Williamsville resident discusses Pipeline

I asked Barry Marshall, owner and operator of Marshall Automotive in Williamsville what his impression of Dominion Transmission, the company behind the Atlantic Coast Pipeline has been.

“All I saw from them was a meeting at the school, and there was not even really a discussion. It was just a brochure hand out; and in my opinion they should have had a question and answer with the citizens that they were planning on putting this thing through. I think it’s really bullyish of them to do what they did.”

In Williamsville, the first proposed pipeline route ran about the same distance to the north through Highland County and National Forest, as it is mapped to run to the south through Bath County now. In Burnsville it is proposed to run through private land, which had not been affected before, and the property of at least one owner who was affected first in Highland, and now in Bath.   I asked Barry why he thought people nearby are suddenly organizing opposition, when the threat is over two years old.

“I think it’s really just had more time for people to think about it, plus people saw that ’Hey if the Forest can cause it to be moved, maybe we can cause it to be moved as well?’ “

Do you remember how it was that you heard about it, and decided you were going to get involved with some resistance?

“Well, I’m the fire chief here in the little town of Williamsville, and I got a brochure from a company called Paradym who is publishing some brochures related to safety and the fact that we would need to do some training with our fire departments to learn how to deal with pipeline fire/explosions. I think that got me a little heated right from the beginning.”

While pipeline explosions and fires, are certainly the “public face” of the natural gas industry, the brochure I looked at with Barry also illustrates how to recognize more subtle leaks of methane.

“What are some just basic, everyday reasons that you think the pipeline is not a good idea?”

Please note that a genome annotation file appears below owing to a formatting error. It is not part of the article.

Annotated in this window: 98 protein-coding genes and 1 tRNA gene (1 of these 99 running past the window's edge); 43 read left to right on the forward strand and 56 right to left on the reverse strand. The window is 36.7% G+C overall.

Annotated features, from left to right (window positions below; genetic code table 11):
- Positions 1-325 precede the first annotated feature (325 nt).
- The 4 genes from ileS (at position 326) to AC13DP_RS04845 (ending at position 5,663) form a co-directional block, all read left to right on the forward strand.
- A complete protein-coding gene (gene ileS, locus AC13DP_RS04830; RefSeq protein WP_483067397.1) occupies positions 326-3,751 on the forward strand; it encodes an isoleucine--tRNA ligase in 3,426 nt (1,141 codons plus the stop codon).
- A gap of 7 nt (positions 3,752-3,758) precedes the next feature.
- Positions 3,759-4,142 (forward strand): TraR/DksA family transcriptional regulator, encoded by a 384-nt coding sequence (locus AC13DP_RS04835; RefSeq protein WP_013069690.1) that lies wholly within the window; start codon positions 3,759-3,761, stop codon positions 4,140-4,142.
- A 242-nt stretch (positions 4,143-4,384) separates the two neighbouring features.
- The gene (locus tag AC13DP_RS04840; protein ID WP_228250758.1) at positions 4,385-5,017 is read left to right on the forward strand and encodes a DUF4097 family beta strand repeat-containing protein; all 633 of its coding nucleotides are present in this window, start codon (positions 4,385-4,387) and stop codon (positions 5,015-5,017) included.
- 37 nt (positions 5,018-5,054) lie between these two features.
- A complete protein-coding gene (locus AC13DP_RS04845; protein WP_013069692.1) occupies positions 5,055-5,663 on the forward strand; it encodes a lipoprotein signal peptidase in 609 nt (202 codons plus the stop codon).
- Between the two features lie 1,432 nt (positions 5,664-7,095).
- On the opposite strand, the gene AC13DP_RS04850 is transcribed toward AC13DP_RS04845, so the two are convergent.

“Probably the biggest one is that if this pipeline comes through, it’s a guarantee that there’s going to be at least twenty, thirty, forty years of fracking for gas to keep it flowing. And that’s not a stepping-stone to energy freedom and clean energy. That’s just opening up a new source of pollution.”

In part two of this pair of stories Barry Marshall talks a little about this community’s efforts to let everyone know about the possible effects of a major interstate pipeline coming through, and he describes a specific “stepping stone” to less dependency on fossil fuels.

Story By

Bonnie Ralston

Bonnie Ralston is the Assistant Station Coordinator at WVLS and a Highland County news reporter. She began volunteering at Allegheny Mountain Radio in the fall of 2005. In 2006 she became an AMR employee and worked in Bath County for eight years as the WCHG Station Coordinator and then as the news reporter there. She began working in radio while in college and has stayed connected to radio, in one way or another, for more than thirty years. She grew up in Staunton, Virginia, while spending a lot of time on her family’s farm in Deerfield, Virginia. She enjoys spending time outside, watching old TV shows and movies and tending to her chickens.

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